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Big Data

Using Smart Big Data, Analytics and Metrics to Make Better Decisions and Improve Performance
Written by: Bernard Marr
Narrated by: Piers Wehner
Length: 6 hrs and 25 mins
4.5 out of 5 stars (3 ratings)

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Publisher's Summary

Get smart - learn to convert the promise of Big Data into real-world results.

There is so much buzz around big data. We all need to know what it is and how it works. But what will set you apart from the rest is actually knowing how to use big data to get solid, real-world business results - and putting that in place to improve performance.

Big Data shows you how to implement the same practices that leading firms have used to access new dimensions of profitability. You'll learn from clear explanations and countless examples how successful organisations large and small use the SMART model to get ahead.

©2015 Bernard Marr (P)2015 Audible, Ltd

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  • Claudio B. Kerber
  • 2016-11-10

It would deserve an A (if it was a school paper)

This book would be a good introduction to a real book about Big Data. There's some good concepts in it, but it barely touches the issue making it sound like a introduction book about data itself, not big data. Dealing with big data brings some issues specific to the task that were not addressed.

Some questions I still have: what are the technologies I can apply in order to deal with huge amounts of data? Where should I store it? What do I plug-in in order to extract some information from it? Where do I get more information? What kind of professionals should I hire? I already have the damned smart questions, I have the datasets, how do I move on? Hiring the author is the only solution?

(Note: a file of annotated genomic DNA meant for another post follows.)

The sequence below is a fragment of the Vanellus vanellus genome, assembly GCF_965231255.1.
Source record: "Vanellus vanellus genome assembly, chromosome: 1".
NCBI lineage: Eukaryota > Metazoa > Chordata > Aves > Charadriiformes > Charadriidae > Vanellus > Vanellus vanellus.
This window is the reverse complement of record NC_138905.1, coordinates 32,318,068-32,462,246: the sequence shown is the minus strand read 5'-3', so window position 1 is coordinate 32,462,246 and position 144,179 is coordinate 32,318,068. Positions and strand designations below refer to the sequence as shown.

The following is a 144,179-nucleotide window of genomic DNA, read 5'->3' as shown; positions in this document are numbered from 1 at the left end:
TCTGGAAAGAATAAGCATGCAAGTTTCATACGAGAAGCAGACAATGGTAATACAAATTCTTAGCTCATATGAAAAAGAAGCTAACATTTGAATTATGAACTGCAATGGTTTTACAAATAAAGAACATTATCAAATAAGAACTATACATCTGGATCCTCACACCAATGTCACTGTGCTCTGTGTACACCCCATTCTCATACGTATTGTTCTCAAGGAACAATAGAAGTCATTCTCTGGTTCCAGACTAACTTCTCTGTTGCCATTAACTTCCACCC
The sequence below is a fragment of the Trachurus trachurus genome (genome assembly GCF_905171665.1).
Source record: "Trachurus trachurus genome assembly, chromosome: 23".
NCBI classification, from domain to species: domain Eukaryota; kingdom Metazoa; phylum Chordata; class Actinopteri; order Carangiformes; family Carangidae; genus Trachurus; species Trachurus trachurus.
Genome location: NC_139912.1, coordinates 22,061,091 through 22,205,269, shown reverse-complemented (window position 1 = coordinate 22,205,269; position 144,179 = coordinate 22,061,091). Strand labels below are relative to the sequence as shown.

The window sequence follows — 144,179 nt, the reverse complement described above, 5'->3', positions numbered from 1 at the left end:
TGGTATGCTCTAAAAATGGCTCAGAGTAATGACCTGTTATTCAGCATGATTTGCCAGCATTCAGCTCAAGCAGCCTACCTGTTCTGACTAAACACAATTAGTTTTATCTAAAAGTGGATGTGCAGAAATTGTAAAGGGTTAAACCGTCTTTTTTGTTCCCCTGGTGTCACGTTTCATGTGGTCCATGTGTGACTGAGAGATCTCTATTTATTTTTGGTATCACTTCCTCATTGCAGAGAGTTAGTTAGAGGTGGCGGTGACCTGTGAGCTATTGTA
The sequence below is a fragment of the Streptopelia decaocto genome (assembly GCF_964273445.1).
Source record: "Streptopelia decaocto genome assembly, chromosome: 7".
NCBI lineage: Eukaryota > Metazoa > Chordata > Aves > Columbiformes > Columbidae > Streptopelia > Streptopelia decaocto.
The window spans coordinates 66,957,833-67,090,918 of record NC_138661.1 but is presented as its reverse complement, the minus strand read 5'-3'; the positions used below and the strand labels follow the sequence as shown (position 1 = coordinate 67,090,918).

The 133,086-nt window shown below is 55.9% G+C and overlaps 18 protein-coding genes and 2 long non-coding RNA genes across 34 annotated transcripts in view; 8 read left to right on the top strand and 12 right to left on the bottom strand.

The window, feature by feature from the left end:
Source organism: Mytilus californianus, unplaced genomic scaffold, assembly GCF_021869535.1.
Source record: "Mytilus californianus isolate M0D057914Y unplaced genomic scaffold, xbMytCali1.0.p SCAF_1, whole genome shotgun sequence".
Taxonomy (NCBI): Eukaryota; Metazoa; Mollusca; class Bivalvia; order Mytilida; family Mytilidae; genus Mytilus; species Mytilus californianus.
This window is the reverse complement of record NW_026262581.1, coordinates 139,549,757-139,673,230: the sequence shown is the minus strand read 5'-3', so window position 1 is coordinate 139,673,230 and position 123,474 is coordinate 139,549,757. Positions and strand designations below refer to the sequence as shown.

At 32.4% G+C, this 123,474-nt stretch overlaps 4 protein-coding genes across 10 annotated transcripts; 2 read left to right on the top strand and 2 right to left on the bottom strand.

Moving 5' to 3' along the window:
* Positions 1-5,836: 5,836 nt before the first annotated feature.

If my customers ask me about big data I'll have nothing pragmatic to tell them.

10 people found this helpful

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  • Anonymous User
  • 2017-02-14

Meh

Mostly stuff you already know. Really seems like the book was written for an older and less tech savvy person.

4 people found this helpful

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  • GH
  • 2015-09-11

Fluff Data

This book is targeted towards an absolute neophyte who is interested in understanding what the term big data means when he/she heard it advertised by IBM during last year's Superbowl.

What this book does. It takes all the buzz words that can be found by google or Wikipedia, and defines them. Marr attempts to put big data a structure that is too simplistic it's akin to summing up raising a child as: birth, growth, teenage conflict, adulthood. True, but is it worth the credit? NO. This is a pass of "big data" proportions.

22 people found this helpful

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  • Mark Brown
  • 2017-03-16

Light on both Big Data and business acumen

What did you like best about Big Data? What did you like least?

The book is strongest for those with little big data experience making it great for small and medium firms looking to start using the data that they have.

1 person found this helpful

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  • JOSEPH
  • 2017-02-10

Good framework to approach Big Data

Good intro to Big Data. Provides a framework through which one should approach big data within their organization and a good many examples of case studies.